PHILADELPHIA – All around Saquon Barkley, his teammates were not-so-subtly throwing the Giants coaches under the bus for a second-half collapse in a 25-22 loss to the Eagles that ended the faint hopes this team had of salvaging the 2018 season.
"I do not call the plays. I just do what I'm told to do," receiver Odell Beckham Jr. said, who sounded like he wanted call up Lil Wayne and air some more dirty laundry for an ESPN feature. "I would have loved to have attacked them, but it was not in our game plan."
Sterling Shepard went even further than that, insisting that the Eagles coaches had made better halftime adjustments than the men in charge on the Giants sideline while encouraging reporters to "go back and watch the film" if they want to see the proof.
Finger pointing. Cracks forming. The frustration from falling to 3-8 despite dominating the first half of this game was bubbling over for an offense that recognizes it should be much, much better than this.
The rookie running back was diplomatic as usual following the latest loss, and given his demeanor in his career so far, that should not surprise anyone. But he was the one player who should have been standing on the stool in front of the locker and demanding, to borrow the words from Keyshawn Johnson, that the Giants get him the damn ball.
Then again, he did not have to. He said that with his play on the field, and yet somehow, head coach Pat Shurmur managed to marginalize his best player in a situation that begged for him to put the game in his hands and let him carry the Giants to victory.
"When we knock ourselves off with penalties and then sacks and then all that bad stuff, then you get off schedule trying to get the ball to Saquon and Odell and the guys that need to touch it," Shurmur said.
It sounded good, but the coach had far more to do with Barkley's disappearance than the Eagles, his team's sloppy play or any other factor. Here are the damning numbers from Barkley's afternoon at Lincoln Financial Field, which only tell part of the story:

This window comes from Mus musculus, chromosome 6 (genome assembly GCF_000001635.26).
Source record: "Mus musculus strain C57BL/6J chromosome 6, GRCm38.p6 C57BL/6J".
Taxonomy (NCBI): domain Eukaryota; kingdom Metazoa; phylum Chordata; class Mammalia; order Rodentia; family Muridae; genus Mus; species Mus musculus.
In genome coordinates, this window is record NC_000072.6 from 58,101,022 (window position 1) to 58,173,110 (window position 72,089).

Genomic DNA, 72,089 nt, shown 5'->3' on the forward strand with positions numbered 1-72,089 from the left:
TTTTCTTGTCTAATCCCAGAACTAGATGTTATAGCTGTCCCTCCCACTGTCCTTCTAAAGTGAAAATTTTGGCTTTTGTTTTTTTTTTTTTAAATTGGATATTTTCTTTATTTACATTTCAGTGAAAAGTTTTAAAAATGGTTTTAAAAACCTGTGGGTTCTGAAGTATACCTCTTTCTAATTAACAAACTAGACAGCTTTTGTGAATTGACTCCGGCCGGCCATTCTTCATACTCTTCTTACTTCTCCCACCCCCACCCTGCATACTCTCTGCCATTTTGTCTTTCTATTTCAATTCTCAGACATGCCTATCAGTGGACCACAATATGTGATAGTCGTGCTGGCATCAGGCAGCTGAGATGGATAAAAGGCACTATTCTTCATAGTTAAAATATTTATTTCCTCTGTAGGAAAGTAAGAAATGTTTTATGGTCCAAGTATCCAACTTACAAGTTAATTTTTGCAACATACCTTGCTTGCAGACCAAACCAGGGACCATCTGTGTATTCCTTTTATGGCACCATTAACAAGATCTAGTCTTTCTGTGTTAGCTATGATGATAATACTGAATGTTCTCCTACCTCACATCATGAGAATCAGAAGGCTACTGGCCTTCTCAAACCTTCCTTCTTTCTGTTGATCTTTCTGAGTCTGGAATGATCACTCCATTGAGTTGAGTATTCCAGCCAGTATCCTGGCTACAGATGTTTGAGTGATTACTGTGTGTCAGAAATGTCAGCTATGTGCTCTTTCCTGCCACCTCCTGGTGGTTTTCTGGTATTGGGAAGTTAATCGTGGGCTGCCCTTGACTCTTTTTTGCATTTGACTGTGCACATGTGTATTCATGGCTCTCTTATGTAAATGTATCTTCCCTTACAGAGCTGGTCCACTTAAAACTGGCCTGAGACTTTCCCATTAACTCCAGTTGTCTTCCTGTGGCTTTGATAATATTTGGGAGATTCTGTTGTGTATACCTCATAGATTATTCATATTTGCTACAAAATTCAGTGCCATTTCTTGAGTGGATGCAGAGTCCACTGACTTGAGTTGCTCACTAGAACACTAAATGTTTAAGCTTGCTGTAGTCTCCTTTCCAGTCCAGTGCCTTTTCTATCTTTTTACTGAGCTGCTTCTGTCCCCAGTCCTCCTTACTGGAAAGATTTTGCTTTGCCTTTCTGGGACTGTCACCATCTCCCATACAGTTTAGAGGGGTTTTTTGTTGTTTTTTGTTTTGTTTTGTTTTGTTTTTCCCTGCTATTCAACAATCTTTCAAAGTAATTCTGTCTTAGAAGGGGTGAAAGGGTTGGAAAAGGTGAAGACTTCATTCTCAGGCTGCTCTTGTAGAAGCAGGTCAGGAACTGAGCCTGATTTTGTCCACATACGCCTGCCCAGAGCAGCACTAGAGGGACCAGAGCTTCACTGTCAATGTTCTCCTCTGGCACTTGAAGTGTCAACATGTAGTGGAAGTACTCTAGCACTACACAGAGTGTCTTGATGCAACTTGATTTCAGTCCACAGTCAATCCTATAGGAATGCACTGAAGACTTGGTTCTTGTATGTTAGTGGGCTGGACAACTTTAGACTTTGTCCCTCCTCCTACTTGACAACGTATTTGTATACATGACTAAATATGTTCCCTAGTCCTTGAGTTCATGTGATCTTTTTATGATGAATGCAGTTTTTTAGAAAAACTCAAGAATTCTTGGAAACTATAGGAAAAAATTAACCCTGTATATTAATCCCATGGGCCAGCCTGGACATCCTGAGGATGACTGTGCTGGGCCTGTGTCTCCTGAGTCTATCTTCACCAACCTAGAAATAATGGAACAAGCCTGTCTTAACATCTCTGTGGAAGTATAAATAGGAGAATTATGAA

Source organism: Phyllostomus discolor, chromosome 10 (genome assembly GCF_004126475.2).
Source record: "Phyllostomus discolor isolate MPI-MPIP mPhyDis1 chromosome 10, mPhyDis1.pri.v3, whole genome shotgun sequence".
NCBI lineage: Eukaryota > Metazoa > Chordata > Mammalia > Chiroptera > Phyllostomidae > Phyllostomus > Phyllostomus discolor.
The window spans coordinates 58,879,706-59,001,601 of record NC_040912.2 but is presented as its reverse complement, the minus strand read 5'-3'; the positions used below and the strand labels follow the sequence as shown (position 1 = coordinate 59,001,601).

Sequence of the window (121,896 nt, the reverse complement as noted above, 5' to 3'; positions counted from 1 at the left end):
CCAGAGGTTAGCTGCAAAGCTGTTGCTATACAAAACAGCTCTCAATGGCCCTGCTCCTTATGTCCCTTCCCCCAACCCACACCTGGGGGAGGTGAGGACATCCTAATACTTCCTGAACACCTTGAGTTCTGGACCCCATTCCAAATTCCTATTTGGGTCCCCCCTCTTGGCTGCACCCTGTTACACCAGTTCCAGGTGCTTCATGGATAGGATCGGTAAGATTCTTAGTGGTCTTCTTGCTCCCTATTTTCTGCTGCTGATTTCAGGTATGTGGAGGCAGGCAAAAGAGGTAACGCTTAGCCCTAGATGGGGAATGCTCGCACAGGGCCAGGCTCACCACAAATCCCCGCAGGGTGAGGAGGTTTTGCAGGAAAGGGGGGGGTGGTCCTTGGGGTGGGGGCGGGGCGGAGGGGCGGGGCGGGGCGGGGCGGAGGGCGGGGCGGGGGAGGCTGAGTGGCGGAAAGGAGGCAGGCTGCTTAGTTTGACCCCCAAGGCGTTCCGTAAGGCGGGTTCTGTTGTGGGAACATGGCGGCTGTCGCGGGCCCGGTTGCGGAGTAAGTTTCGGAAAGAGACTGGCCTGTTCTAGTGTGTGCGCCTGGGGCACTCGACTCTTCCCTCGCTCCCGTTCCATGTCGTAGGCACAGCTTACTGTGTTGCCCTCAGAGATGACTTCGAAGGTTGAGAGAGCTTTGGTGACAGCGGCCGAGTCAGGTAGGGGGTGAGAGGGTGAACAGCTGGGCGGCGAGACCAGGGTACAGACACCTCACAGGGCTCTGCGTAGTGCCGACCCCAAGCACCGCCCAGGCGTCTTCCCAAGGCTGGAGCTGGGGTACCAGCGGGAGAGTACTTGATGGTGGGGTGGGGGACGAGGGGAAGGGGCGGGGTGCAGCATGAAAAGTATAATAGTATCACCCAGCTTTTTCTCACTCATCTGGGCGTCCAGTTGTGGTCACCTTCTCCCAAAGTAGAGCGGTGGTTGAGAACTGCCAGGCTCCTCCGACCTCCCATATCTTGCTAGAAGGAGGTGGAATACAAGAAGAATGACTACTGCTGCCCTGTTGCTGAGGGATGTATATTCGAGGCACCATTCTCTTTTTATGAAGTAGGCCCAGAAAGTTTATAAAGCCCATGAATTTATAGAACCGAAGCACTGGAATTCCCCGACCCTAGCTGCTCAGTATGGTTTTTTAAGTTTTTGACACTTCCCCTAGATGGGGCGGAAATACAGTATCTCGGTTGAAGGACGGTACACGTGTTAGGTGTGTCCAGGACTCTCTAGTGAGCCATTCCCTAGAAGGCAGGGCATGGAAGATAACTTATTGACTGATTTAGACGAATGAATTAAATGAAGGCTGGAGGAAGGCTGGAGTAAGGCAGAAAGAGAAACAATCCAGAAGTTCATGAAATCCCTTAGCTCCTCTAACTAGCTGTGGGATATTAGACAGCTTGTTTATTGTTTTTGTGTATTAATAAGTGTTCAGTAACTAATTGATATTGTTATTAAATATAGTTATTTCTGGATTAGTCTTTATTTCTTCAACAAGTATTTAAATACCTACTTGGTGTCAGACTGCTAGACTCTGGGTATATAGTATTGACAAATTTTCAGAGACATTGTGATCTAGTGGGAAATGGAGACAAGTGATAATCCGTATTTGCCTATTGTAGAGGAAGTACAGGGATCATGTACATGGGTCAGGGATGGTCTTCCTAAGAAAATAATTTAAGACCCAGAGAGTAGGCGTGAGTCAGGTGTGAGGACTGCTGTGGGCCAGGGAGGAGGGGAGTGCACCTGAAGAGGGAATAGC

Nine carries, 94 yards, one touchdown
Six receptions, 37 yards, one touchdown
Four carries, seven yards
One reception, four yards
The Giants, remember, had a 19-3 lead in the first half thanks to a brilliant 51-yard touchdown run from Barkley. It was his third scoring run of 50 yards or more in his first 11 games, which only matches the entire total for this franchise in the previous 10 years.
Shurmur's questionable decisions doom Giants
He is a threat to score every time he touches the ball, and the best bet this team had to protect and / or build on a lead against a wounded Philadelphia defense. But after handing the ball to him twice on the first drive of the second half, Barkley had just two more touches the entire game.
"I know everyone wants to be a coach and think they know what to call, but they know what they're doing, and they put us in the right position to win," Barkley said. "If I carry ball 20 times, if I carry the ball three times, (it does not matter) as long as we win the game. We just did not finish this game. That's the difference."
Shurmur, meanwhile, seemed content with his star running back's 20 touches on the day, pointing out that backup Wayne Gallman "went in there and ran the ball well" and that the penalties that sabotaged the Giants offense "had nothing to do with the running back. "
But why was Gallman getting an entire series early in the second half in the first place? Barkley is 21. It's not as if Shurmur – who said he wanted to "spell him a bit" – had to worry about keeping him fresh for a more important game, because the next meaningful one for this franchise will now happen next September .
The Giants used the No. 2 pick in the NFL Draft on Barkley this spring because they believed he is a "generational player" and, much to their delight, discovered over the first 10 games that he is everything they could have hoped for as a rookie and more.
He had 27 carries for 142 yards in a win last week against Tampa Bay, and his success running the ball clearly made the entire Giants offense – including quarterback Eli Manning – far better. Barkley has carried the ball more than 17 times in four games. The Giants have won three of them.
Coincidence? I do not think so.
Despite having a second-half lead on the road against the defending Super Bowl champions, the Giants had a run-pass ratio of 18 to 37. They put the game on Manning's shoulders, and the 37-year-old quarterback passed for just 61 yards in the second half.
Barkley should be the focal point of this offense in every game, but somehow, that is not the case. The rookie is not about to stand up and demand that he gets the the damn ball. That's not his style.
But given how much better this team performs when it's in his hands, should he really have to?